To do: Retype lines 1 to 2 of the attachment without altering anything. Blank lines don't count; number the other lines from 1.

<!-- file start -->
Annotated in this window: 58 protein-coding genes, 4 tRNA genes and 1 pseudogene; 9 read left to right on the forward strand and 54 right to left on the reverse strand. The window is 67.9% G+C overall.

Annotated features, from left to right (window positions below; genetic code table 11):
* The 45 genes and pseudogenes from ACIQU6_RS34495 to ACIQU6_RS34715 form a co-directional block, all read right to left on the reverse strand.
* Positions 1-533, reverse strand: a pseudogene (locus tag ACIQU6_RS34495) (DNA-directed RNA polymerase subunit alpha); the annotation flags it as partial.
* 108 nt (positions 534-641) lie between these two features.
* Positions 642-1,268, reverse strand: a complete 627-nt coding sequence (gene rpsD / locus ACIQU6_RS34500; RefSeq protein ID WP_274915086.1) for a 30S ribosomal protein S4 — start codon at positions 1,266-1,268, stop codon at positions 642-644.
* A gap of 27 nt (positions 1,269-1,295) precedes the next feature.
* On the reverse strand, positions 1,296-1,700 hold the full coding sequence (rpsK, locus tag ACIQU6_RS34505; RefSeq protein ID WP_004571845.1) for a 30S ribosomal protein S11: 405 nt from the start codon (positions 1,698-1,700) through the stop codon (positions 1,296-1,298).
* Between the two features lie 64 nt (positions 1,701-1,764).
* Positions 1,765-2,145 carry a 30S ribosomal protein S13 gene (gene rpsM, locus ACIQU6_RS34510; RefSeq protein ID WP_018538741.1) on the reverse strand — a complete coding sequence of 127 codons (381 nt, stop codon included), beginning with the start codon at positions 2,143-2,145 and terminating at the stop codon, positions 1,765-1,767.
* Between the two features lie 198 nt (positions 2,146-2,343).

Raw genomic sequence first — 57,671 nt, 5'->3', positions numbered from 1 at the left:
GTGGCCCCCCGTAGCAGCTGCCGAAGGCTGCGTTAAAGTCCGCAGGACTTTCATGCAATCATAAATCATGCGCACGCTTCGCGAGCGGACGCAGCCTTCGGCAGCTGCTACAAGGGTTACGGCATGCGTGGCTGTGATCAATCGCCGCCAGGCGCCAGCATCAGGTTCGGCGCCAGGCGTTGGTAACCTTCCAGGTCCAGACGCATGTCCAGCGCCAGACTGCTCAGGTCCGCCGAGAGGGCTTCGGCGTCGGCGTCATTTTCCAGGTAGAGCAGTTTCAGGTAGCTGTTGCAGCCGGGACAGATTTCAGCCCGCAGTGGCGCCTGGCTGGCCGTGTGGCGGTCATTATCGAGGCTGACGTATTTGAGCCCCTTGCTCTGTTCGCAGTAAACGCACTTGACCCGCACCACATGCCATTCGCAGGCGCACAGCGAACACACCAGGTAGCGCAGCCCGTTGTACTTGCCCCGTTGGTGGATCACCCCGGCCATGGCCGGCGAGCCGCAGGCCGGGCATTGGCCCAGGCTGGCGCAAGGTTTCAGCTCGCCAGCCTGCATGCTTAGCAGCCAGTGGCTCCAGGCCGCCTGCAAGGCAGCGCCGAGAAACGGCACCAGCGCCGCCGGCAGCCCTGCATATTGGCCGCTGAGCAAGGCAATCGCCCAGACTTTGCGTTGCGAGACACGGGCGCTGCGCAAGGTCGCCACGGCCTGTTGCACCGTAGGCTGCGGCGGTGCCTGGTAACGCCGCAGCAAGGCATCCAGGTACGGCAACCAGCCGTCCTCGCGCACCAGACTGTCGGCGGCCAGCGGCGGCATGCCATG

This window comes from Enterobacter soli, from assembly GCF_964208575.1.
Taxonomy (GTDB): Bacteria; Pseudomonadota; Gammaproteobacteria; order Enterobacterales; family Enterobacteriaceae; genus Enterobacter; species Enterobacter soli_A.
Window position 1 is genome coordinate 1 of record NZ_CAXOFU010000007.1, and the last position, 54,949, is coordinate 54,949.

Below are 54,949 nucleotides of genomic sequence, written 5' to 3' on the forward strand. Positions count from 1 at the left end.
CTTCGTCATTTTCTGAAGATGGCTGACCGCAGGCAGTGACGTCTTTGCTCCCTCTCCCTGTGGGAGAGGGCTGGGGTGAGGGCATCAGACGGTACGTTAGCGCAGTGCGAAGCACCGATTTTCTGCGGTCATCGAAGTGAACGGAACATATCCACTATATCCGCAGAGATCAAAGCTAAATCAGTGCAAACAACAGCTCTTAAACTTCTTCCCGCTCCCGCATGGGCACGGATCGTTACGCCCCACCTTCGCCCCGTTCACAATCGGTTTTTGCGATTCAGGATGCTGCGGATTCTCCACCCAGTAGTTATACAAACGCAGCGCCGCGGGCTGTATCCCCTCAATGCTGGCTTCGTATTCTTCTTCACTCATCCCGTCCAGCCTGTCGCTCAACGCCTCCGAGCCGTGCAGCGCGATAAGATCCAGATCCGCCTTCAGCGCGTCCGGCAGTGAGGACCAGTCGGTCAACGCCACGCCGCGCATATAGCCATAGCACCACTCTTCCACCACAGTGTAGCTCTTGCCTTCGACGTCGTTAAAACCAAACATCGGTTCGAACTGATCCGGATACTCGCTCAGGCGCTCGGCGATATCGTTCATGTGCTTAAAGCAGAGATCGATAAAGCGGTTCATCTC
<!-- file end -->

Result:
Annotated in this window: 58 protein-coding genes, 4 tRNA genes and 1 pseudogene; 9 read left to right on the forward strand and 54 right to left on the reverse strand. The window is 67.9% G+C overall.

Annotated features, from left to right (window positions below; genetic code table 11):